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Global Education Magazine aims to disseminate creative, innovative and transversal educational experiences and ideas from the formal ambit, non formal and informal, to break with the existing positivist and technocratic paradigms of the past that reduce our students in passive citizens and a-critical consumers, because we have as educational horizon the freedom and the emancipation of human beings in any case and corner of the world. Our main sections are:
In September of 2000 the largest gathering of world leaders in human history convened for the Millennium Summit at United Nations headquarters in New York. In that pivotal year, representatives from 189 Member States of the United Nations met to reflect on their common destiny. The nations were interconnected as never before, with increased globalization promising faster growth, higher living standards and new opportunities. Yet their citizens’ lives were starkly disparate. As some States looked ahead to prosperity and global cooperation, many barely had a future, being mired in miserable, unending conditions of poverty, conflict and a degraded environment.
To begin addressing these crises back in 2000, the convened leaders set down the Millennium Declaration, a series of collective priorities for peace and security, poverty reduction, the environment and human rights – essential steps for the advancement of humankind, as well as for the immediate survival for a significant portion of it. Human development, they agreed, is the key to sustaining social and economic progress in all countries, as well as contributing to global security.
But how would the world community achieve these priorities? Following further meetings with many world agencies, the delegation also drew up a blueprint for a better future: the Millennium Development Goals. By 2015, the leaders pledged, the world would achieve measurable improvements in the most critical areas of human development: eradicate extreme poverty and hunger, achieve universal primary education, promote gender equality and empower women, reduce child mortality, improve maternal health, combat HIV/AIDS, Malaria and other diseases, ensure environmental sustainability, global partnership for development.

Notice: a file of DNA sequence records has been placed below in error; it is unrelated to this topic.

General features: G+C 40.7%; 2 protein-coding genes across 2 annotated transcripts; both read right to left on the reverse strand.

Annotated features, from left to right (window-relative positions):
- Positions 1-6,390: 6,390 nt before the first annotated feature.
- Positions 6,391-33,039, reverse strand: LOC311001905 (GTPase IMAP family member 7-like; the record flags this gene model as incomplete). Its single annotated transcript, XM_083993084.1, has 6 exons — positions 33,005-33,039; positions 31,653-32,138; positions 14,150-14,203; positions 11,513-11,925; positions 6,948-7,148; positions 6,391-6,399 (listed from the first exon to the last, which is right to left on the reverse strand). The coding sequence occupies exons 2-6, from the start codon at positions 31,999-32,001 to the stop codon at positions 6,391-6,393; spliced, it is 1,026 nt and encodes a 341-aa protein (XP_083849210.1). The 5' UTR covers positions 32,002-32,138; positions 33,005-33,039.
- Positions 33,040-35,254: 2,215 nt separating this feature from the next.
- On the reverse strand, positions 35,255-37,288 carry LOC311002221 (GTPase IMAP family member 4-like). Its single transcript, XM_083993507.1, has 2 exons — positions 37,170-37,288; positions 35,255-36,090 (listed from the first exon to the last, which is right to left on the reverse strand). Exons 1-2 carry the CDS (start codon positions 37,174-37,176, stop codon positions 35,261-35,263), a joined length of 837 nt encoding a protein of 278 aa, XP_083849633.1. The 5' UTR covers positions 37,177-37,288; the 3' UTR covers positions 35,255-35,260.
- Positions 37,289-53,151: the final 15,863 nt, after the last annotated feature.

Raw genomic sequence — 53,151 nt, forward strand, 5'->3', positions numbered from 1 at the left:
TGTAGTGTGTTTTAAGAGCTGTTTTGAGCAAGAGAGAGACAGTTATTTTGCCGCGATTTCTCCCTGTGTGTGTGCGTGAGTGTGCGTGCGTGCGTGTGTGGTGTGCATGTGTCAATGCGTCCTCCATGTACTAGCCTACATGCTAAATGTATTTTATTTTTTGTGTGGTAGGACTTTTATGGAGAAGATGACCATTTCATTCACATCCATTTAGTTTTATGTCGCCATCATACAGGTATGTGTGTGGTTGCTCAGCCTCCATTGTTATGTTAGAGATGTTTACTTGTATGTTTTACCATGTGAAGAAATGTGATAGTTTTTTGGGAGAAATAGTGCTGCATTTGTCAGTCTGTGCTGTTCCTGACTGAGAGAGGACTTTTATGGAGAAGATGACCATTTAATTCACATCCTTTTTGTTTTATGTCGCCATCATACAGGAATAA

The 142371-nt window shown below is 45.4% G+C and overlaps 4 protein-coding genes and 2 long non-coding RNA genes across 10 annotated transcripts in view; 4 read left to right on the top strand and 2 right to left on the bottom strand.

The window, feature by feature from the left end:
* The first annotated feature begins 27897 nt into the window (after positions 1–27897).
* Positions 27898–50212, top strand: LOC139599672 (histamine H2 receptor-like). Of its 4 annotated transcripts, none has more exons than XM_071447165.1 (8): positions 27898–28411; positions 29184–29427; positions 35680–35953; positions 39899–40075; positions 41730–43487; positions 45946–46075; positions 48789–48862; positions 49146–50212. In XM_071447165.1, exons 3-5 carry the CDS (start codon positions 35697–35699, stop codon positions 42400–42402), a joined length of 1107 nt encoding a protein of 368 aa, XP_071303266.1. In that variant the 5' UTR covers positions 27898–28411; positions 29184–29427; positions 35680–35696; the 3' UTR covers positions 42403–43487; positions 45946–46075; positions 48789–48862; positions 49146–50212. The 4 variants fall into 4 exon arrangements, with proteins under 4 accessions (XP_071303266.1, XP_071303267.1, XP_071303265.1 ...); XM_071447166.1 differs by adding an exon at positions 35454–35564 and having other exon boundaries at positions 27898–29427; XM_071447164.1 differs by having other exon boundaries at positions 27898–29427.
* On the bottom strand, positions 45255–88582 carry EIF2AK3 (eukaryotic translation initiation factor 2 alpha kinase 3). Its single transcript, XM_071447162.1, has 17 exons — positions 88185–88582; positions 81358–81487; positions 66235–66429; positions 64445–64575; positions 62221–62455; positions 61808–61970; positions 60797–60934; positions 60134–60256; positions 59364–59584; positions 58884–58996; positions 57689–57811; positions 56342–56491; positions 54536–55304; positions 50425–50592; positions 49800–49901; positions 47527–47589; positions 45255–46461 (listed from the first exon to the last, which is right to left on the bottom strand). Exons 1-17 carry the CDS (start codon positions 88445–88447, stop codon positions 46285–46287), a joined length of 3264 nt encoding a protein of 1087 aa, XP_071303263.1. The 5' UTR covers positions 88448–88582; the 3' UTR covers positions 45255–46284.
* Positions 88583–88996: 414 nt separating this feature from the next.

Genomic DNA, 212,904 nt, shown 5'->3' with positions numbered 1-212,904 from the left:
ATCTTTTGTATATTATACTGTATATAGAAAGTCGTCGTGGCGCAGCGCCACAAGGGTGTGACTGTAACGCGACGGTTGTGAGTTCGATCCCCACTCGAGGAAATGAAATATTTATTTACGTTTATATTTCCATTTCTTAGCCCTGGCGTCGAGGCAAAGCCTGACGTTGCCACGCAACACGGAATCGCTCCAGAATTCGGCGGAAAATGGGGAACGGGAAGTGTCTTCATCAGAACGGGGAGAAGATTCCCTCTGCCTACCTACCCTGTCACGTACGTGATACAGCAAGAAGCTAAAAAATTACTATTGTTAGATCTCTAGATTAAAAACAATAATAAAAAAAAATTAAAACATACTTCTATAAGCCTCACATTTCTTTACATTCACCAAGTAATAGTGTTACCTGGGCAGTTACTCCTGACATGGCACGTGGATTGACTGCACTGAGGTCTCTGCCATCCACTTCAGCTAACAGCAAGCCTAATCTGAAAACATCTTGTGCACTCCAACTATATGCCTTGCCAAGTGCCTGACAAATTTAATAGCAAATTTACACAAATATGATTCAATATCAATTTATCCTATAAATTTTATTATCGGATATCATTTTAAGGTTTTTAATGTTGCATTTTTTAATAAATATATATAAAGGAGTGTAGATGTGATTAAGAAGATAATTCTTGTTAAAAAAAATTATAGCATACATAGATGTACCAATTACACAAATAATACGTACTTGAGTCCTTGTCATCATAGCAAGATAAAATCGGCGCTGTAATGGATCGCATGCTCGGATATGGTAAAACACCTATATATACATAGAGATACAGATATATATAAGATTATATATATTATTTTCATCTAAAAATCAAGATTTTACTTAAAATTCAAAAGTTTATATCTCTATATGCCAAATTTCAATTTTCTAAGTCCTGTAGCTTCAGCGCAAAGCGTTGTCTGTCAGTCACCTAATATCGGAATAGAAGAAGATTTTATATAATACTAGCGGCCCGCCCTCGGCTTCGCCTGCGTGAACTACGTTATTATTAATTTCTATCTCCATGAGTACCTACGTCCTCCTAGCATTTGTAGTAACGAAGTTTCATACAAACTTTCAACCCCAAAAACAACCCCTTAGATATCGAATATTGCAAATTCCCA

The concept of “global citizenship” or “world citizen” has been the subject of study and debate since the Stoic philosophical movement approached it in the Greece of the third century BC, in the Hellenistic period. During all this time, many authors over the world have explored its meaning, practices, and applications. Throughout the Big History of mankind on Earth, every society or human culture has developed their own ways to organize and manage life, and with that, their own learning-teaching processes and institutions.
Since the beginning of the 21st century, the idea of global citizenship has been marked by two major schools of thought: one that supports the economic globalization and debates about international business, such as the G20 and the World Economic Forum; and one that criticizes this trend and aims for an alter-globalization, such as the World Social Forum with Noam Chomsky, Adolfo Pérez Esquivel, Ignacio Ramonet, Walden Bello, Sebastão Salgado, Boaventura de Souza Santos, and Joseph Stiglitz to the head.
However, the notion of “global citizenship” has provoked an open debate at present since the Secretary General of the United Nations, Ban ki-moon, adopted the “Global Education First Initiative” (GEFI) in September 2012. On one way or another, people and institutions around the world are questioning the value and meaning of Global Citizenship Education in the current context of globalization.
The mission of Global Education Magazine is to propose a moral agreement between all interested people to reflect on a new perspective for the future of humanity. If we look ahead to the future, the 21st century education should promote the transformation of planetary culture through the consciousness of human beings. This new vision of reality has to be holistic, polilogic and transdimensional: understanding the human being as an integral part of the cosmos as a whole.
In this sense, transdisciplinarity represents the capable germ to promote an endogenous development of the evolutionary spirit of internal critical consciousness, where religion and science are complementary. Respect, solidarity and cooperation should be global standards for the entire human development with no boundaries. This requires a radical change in the ontological models of sustainable development, global citizenship education and world-society. We must rely on the recognition of a plurality of models, cultures and socio-economical diversification. As well as biodiversity is the way for the emergence of new species, cultural diversity represents the creative potential of world-society.
The 21st century demands a complete change in our attitude facing life and the socio-intellectual organization of the educational system. The future Sustainable Development Goals (SDGs) should be concerned by multidimensional development of the intellectual, emotional, physical and spiritual aspects of human beings, in order to live in harmony and happiness, as part of the whole. To achieve this, we need to create a new ethic of diversity, based on the ecology of consciousness, which evolutionary spirit derives in taking individual responsibility and the transformation of the present through cooperative action.